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Will markets stay on board the Trump-train in the long-term?

As the world awaits the inauguration of the 45th President of the United States later today, Geir Lode, Head of Global Equities at Hermes Investment Management, discusses what investors have learnt about Donald Trump’s plans since his surprise election in November.

Ahead of the US elections, many investors viewed a Trump victory negatively and markets reacted accordingly, falling sharply in the immediate aftermath of the result. Trump was viewed as a challenge to the world order, a threat to the system that many investors had expected to continue in perpetuity. However it took mere hours for the sentiment to shift as investors began to anticipate a fiscal splurge, with pro-growth policies and a business-first stance viewed as beneficial for the earnings of US companies. The optimism has extended beyond investors, with US consumer sentiment also reacting favourably to the new President-elect.

Trumponomics

It is easy to understand why investor optimism has surged following Trump’s victory. The dawn of ‘Trumponomics’ promises a wave of infrastructure spending and tax cuts and the proposed fiscal splurge will accelerate the cycle. Trump has repeatedly shown his commitment to US business interests, and if his proposed corporate tax restructuring proceeds as promised the implications are huge. The potential for a “border tax” is already influencing decision making in the boardroom of major US companies.

We believed banks were attractive prior to election, given low valuations and the upward pressure on rates. Trumponomics has provided a further catalyst and higher rates will improve margins in core banking services and lead to stronger earnings. Furthermore, the recent rally of US banks also reflects the hope that the Republicans will cut red tape around regulations allowing banks to release greater amounts of capital or increase levels of lending. Firms such as Bank of America, with healthy capital ratios, could see their return on equity rise from 6% to 8 or 9%. In July last year, we built a bigger position in US banks whilst reducing our exposure to insurance names.

Delayed impact

In December consumer sentiment in the US reached its highest level in almost 13 years. Trump’s victory has brought a feeling of optimism to large parts of the US with promises of more employment and lower taxes. However consumer confidence has been rising for several years, and while it is undoubtedly true that elections and Presidents can change sentiment short-term, their actual impact on the economy and the labour market is much more muted than political commentators pretend.

GDP and equity markets move in long cycles, and while the policies of the government have huge influence, they do so over a long time horizon and it can be many years before the true impact of many policies is understood. The long term impact of Trump’s promises appear to be a rapid increase in the deficit, and while we continue to hear many ways of spending money, Trump’s campaign provided much less clarity on how the costs will be met. President-elect Trump seems no more willing to address this issue.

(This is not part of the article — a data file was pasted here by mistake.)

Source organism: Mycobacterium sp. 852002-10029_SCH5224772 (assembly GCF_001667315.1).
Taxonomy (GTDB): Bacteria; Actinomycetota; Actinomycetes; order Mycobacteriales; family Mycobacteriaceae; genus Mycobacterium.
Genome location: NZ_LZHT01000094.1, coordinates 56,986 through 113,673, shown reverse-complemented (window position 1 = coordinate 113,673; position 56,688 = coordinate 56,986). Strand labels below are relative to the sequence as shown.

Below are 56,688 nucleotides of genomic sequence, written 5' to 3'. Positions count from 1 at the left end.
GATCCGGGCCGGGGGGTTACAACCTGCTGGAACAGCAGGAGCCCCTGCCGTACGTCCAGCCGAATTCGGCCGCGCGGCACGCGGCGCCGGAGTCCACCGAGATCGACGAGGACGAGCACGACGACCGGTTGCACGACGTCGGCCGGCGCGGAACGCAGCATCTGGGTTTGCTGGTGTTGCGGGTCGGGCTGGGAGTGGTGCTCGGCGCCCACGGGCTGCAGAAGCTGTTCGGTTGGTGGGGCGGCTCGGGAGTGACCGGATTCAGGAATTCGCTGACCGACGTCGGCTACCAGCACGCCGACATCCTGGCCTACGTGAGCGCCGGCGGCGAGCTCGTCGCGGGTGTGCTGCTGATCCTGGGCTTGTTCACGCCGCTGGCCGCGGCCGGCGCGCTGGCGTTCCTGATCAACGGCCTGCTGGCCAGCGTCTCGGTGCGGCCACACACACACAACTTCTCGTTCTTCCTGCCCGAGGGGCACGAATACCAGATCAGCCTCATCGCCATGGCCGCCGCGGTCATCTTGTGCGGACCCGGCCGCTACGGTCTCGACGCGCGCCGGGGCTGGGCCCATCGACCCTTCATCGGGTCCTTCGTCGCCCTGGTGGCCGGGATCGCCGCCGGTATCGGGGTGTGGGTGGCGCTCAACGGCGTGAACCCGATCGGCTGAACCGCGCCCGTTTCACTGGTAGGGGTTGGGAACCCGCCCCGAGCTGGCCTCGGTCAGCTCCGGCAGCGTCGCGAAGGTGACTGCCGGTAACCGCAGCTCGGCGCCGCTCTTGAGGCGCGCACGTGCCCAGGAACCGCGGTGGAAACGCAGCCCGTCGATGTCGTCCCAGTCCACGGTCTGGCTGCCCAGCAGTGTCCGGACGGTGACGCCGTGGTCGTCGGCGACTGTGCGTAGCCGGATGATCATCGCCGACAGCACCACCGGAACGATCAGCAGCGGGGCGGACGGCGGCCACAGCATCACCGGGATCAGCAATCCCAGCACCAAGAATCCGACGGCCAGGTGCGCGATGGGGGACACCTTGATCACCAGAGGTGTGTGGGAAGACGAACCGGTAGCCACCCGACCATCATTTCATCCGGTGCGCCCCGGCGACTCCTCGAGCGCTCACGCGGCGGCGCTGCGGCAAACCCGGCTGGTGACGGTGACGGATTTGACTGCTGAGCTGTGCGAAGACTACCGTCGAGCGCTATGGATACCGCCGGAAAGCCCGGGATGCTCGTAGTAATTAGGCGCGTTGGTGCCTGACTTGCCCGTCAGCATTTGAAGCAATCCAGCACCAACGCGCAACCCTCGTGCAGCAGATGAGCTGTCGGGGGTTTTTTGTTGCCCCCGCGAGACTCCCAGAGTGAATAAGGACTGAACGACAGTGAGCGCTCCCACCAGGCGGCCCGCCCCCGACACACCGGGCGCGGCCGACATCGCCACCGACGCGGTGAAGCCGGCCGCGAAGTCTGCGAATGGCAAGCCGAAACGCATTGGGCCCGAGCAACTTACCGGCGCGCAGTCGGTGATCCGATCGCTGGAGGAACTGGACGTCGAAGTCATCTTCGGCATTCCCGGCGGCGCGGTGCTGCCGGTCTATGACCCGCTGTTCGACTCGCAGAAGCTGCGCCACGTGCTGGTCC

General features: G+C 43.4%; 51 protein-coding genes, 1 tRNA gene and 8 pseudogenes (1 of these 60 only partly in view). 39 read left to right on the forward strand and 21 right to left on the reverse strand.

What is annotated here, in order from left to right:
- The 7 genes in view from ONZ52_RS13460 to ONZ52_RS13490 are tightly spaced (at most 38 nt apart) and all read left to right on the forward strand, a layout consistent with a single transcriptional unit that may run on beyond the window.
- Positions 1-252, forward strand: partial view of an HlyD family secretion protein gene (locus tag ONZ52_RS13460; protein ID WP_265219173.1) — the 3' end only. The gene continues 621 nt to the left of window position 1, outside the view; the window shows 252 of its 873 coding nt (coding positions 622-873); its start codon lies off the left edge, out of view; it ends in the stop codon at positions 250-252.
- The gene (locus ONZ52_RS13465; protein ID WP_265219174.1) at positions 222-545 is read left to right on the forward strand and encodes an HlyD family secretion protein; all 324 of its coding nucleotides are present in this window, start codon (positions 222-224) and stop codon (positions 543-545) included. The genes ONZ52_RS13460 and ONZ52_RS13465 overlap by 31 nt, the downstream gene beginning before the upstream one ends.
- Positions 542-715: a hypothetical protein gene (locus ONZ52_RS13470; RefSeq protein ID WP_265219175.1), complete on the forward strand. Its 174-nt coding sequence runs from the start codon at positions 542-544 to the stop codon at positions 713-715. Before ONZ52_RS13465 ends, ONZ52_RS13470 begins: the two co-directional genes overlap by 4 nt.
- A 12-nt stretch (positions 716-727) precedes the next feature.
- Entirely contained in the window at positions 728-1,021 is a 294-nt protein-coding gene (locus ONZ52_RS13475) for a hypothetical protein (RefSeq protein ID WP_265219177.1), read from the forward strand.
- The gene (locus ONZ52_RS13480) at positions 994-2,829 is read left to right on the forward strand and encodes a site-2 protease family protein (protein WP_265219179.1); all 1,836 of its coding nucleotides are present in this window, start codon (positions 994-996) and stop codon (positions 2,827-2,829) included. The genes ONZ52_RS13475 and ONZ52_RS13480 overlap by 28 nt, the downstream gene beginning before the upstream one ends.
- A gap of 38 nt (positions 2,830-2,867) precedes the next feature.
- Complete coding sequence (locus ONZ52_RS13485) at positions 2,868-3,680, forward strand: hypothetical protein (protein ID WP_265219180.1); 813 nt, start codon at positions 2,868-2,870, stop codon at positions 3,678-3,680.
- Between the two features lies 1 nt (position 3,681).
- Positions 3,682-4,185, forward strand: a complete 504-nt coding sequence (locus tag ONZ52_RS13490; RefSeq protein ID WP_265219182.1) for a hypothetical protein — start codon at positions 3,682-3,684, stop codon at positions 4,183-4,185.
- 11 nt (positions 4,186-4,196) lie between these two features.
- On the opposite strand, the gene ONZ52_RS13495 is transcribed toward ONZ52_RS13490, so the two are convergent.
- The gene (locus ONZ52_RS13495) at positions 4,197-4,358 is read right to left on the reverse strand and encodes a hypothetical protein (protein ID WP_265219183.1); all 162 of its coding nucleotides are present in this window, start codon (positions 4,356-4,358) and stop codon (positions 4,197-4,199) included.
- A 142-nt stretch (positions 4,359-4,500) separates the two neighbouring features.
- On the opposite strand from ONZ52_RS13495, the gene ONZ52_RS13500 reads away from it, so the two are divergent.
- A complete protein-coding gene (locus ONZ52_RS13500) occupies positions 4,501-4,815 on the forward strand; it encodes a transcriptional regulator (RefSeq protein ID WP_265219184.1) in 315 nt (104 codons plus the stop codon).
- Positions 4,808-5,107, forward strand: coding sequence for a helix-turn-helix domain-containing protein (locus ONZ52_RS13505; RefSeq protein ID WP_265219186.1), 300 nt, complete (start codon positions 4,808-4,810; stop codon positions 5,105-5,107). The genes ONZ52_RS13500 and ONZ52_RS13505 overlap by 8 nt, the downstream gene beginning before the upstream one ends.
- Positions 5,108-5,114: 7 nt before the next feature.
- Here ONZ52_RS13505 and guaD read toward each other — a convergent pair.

An unconventional approach

Trump broke all the rules on his way to winning the White House and many remain surprised that he continues to defy the expectations of a US President. He still refuses to disclose his tax returns, and faces allegations of conflicts of interest despite taking steps to distance himself from control of his businesses. He remains active on Twitter and his choice of content and language shows no sign of moderation, ranging from ill-advised and inelegant to diplomatically dangerous. He has shown no restraint in publicly airing grievances, targeting those companies whose actions go against his vision for corporate America and shaming them back into line.

In the corporate space this has worked wonders thus far, with Boeing promising to lower the cost of Air Force One and a string of companies seeking to appease the President-elect by committing investment in the US. Yet longer term we remain sceptical that social media will be the best vehicle for negotiation and suggest that some issues require more than 140 characters (even if they are capitalised). Trump’s policies seem likely to risk a trade war and his indelicate approach to negotiation does nothing to suggest this can be avoided. Those commentators who expected Trump’s advisors to moderate his outlook have so far been proven wrong.

Trump rose to power promising to bring change to Washington, and while some of his cabinet selections are atypical, on the whole it does not appear that he has followed through on the “Drain the Swamp” rhetoric. With senior appointments for executives from Goldman Sachs and ExxonMobil, Trump’s focus on business has been further highlighted, but his critics would argue that this sort of cronyism is exactly what they expected, regardless of his campaign promises.

Above all, Trump’s actions since the election have been entirely in keeping with his election campaign, and his cabinet picks have done nothing to suggest a softening of his opinions. We believe companies in the US will enjoy favourable conditions in the short-term, but we remain concerned that at any moment a stray tweet may cause markets to plummet or diplomatic relations to sour.

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